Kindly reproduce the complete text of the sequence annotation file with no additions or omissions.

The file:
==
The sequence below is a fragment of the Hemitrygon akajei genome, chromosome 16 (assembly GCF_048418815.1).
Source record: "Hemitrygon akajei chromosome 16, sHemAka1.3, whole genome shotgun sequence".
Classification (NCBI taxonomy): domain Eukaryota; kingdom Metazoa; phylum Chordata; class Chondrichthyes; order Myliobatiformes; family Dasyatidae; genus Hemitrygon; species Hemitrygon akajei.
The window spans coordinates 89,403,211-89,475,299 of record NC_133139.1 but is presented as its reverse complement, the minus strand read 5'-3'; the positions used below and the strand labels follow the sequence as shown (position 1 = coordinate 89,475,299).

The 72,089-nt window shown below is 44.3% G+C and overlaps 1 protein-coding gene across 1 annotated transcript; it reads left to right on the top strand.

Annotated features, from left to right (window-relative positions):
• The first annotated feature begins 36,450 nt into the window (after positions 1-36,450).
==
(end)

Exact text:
The sequence below is a fragment of the Hemitrygon akajei genome, chromosome 16 (assembly GCF_048418815.1).
Source record: "Hemitrygon akajei chromosome 16, sHemAka1.3, whole genome shotgun sequence".
Classification (NCBI taxonomy): domain Eukaryota; kingdom Metazoa; phylum Chordata; class Chondrichthyes; order Myliobatiformes; family Dasyatidae; genus Hemitrygon; species Hemitrygon akajei.
The window spans coordinates 89,403,211-89,475,299 of record NC_133139.1 but is presented as its reverse complement, the minus strand read 5'-3'; the positions used below and the strand labels follow the sequence as shown (position 1 = coordinate 89,475,299).

The 72,089-nt window shown below is 44.3% G+C and overlaps 1 protein-coding gene across 1 annotated transcript; it reads left to right on the top strand.

Annotated features, from left to right (window-relative positions):
• The first annotated feature begins 36,450 nt into the window (after positions 1-36,450).